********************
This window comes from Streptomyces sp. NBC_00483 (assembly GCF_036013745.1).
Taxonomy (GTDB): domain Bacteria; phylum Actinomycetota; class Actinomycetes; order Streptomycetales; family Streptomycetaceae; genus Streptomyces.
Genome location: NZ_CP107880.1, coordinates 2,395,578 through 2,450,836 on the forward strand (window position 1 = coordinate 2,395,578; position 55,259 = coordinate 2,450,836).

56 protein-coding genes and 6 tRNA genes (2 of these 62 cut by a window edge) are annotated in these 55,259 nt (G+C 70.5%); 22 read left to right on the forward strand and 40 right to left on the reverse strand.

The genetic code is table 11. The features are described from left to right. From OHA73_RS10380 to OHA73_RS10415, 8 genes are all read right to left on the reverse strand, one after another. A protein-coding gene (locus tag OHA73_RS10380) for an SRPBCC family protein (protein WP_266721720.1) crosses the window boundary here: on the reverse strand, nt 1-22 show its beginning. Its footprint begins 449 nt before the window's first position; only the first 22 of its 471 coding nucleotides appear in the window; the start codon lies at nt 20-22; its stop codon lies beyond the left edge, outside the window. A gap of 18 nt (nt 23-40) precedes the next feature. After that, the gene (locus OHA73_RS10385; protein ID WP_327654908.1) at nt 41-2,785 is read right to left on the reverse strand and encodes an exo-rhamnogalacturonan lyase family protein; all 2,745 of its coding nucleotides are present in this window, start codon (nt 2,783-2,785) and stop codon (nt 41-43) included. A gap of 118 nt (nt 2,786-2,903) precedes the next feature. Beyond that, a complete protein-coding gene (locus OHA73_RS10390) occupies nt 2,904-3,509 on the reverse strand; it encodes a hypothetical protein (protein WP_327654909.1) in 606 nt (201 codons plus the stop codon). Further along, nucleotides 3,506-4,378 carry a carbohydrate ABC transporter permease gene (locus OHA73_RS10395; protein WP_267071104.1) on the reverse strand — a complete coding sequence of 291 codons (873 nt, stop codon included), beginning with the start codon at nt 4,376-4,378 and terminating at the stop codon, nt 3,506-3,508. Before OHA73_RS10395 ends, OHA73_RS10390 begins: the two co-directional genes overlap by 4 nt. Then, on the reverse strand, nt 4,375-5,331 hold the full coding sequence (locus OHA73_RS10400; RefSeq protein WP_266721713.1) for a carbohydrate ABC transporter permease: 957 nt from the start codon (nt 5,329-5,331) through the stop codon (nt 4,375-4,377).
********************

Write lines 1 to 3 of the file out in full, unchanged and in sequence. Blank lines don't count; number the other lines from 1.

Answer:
This window comes from Streptomyces sp. NBC_00483 (assembly GCF_036013745.1).
Taxonomy (GTDB): domain Bacteria; phylum Actinomycetota; class Actinomycetes; order Streptomycetales; family Streptomycetaceae; genus Streptomyces.
Genome location: NZ_CP107880.1, coordinates 2,395,578 through 2,450,836 on the forward strand (window position 1 = coordinate 2,395,578; position 55,259 = coordinate 2,450,836).